If you want to monitor all emails that go out, just add yourself as a subscriber to all mailing lists you have. But if you are a final person that confirms the emails before they are sent, as said, that is impossible to automate. Simply because the email setup is not standardized - sometimes you have all set in one go, next time you are fixing typos after 7th review. Just tell your team to send you final test email for every campaign.
Even if you could do it, you would be limited by the communication limits.
Marketo helped us set up an exception for our employees so that we're not caught by the daily or weekly communication limits. Our users are supposed to add the smart list for our department to every email they send. Most do, most of the time, but some forget and others think it's stupid so they don't do it. But I get every one of them that I'm copied on, which is often in excess of 10 per day. I'm able to make sure our templates are meeting everyone's needs.
Marketo helped us set up an exception for our employees so that we're not caught by the daily or weekly communication limits.
Support did this ? Can you provide more details to the community on this ?
First he (Scot Mealy, our amazing consultant) shut down the usual communication limits by setting them both to unlimited. Then he created smart lists to perform the same function and a smart list for employees to use as an exclusion list. He did that for both the daily and weekly limits. When he got it set up I realized it's one of those things that's so obvious, hardly anyone would think of it.
OK, got it, but it's not fully equivalent.
+1, that's hardly equivalent to communication limits -- would never trust people to follow that procedure.
For Sanford Whiteman: There's no procedure for anyone to follow. This is automatic and our users only know that there is a daily and weekly limit and if their members start hitting it, they need to send fewer emails.
The procedure I was referring to is the unseen one where you build out the wider Smart Campaigns that would mirror how Communication Limits™ work, which this approach doesn't really do.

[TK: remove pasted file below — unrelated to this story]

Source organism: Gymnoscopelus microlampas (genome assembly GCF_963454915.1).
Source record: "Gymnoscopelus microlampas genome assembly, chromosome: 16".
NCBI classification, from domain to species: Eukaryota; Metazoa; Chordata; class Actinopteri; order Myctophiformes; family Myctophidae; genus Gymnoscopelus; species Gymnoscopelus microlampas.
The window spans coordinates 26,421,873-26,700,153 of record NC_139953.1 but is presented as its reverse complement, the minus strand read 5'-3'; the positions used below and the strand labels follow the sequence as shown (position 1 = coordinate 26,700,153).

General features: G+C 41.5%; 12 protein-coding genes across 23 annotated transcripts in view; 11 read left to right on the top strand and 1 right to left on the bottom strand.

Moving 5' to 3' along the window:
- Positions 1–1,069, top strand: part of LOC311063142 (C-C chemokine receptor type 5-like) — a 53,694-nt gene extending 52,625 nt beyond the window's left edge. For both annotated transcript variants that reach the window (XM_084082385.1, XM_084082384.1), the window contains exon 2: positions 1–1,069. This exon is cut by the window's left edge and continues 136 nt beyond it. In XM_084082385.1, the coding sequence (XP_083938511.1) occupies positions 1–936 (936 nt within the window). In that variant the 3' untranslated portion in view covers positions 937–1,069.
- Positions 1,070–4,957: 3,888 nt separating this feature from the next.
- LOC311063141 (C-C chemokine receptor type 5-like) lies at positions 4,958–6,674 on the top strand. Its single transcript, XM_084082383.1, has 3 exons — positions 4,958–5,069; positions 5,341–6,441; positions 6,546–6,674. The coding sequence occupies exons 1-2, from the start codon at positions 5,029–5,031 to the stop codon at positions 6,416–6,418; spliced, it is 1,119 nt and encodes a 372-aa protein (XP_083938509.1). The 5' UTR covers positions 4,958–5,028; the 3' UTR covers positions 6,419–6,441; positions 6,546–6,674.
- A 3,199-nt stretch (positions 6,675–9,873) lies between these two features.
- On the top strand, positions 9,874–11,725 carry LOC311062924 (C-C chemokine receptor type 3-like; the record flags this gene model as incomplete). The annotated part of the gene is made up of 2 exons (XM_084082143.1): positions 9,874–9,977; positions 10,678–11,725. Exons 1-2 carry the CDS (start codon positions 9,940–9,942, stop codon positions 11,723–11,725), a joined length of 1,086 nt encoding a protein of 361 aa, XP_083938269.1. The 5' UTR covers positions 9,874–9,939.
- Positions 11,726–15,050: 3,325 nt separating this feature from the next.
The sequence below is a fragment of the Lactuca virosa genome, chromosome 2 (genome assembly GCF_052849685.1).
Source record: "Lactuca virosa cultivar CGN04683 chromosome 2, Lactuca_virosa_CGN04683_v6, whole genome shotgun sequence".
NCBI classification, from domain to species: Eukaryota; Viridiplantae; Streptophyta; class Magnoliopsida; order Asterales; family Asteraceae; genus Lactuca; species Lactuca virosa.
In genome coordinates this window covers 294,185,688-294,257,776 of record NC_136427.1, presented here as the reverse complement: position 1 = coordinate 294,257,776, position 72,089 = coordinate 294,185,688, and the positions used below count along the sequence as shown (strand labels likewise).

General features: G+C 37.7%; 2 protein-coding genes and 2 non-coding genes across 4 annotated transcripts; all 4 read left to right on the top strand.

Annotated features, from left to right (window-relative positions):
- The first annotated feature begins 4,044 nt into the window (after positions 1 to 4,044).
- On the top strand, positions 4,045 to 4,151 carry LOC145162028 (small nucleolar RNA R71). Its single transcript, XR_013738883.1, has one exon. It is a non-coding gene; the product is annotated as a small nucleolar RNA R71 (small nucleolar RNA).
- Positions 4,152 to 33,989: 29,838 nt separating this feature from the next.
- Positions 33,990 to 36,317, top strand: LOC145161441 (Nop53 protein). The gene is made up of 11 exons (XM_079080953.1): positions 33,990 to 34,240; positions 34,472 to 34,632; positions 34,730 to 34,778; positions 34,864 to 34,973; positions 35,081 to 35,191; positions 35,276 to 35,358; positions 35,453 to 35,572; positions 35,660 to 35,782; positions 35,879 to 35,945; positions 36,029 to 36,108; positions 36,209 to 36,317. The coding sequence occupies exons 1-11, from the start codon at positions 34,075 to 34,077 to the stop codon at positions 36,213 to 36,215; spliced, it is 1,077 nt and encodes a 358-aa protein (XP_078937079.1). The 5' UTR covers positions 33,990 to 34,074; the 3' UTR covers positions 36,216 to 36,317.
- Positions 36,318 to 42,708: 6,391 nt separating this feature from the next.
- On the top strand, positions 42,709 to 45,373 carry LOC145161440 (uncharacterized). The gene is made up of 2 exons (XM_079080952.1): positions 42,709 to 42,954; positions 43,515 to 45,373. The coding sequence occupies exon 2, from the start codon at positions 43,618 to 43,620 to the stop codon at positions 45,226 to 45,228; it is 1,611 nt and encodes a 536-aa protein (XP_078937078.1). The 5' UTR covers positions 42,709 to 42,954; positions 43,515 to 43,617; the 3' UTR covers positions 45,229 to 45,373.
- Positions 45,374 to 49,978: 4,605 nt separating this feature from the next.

CL™ (i.e. the built-in feature) uses a sliding window of email frequency.
If I want to send to someone every Monday and Friday, unless I send a 3rd email during the week, I can set the limit to 2 emails every 7 days and they will normally get the regular M+F emails, except the F email will be skipped if I sent a midweek update. With a pseudo-limit like the one you show above, if I set them to 2 every 7 days, then if there's a send on a given Thursday, not only will they not get the Friday send, they also won't get the Monday.
There are of course an infinite number of other examples, and also lots of cases where both CL™ and your custom pseudo-CL function identically.
This is not to say your method wouldn't be useful, but in order for it to reproduce the built-in feature it needs to be far more complex, to the point that it becomes near-impossible to make sense of (even if it's a one-time setup).
In general I try to keep away from saying certain long-screamed-for Ideas can be implemented successfully in userland, because it's important to keep pressure on the product team (see also: attempts to deal with mail scanners via Smart Campaigns alone, CCs via Alerts, etc.).